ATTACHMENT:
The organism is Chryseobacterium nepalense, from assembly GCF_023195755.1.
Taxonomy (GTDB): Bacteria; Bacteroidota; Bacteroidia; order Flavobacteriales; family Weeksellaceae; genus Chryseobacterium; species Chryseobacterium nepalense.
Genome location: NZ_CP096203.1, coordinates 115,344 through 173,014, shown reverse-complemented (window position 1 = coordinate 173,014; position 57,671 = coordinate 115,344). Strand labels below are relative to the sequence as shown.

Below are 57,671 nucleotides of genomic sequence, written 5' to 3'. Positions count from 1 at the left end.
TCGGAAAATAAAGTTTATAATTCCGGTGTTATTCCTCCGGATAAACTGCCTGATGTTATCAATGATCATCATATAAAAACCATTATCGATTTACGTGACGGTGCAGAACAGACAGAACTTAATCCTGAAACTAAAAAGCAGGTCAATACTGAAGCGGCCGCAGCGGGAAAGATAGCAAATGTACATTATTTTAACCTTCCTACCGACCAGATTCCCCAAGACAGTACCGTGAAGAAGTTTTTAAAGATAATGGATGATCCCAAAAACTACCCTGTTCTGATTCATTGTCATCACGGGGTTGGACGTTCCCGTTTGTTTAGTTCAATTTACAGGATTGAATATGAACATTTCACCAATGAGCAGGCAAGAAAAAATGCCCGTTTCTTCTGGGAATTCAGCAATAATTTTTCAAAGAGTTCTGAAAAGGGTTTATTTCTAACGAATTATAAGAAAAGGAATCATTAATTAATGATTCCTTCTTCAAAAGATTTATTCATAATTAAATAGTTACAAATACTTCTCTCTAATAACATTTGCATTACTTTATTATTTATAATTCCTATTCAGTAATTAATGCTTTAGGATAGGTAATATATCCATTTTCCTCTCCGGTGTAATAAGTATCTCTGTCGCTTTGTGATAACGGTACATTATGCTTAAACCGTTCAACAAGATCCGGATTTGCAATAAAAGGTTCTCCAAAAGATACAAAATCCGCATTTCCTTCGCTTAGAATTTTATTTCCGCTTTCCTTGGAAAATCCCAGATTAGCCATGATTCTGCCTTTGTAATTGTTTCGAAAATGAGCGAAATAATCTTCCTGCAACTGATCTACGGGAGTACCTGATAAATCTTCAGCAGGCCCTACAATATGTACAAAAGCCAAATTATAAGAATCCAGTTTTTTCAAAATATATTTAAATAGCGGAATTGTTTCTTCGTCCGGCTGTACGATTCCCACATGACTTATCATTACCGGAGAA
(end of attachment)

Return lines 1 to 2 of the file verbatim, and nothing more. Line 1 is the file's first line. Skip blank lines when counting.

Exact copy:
The organism is Chryseobacterium nepalense, from assembly GCF_023195755.1.
Taxonomy (GTDB): Bacteria; Bacteroidota; Bacteroidia; order Flavobacteriales; family Weeksellaceae; genus Chryseobacterium; species Chryseobacterium nepalense.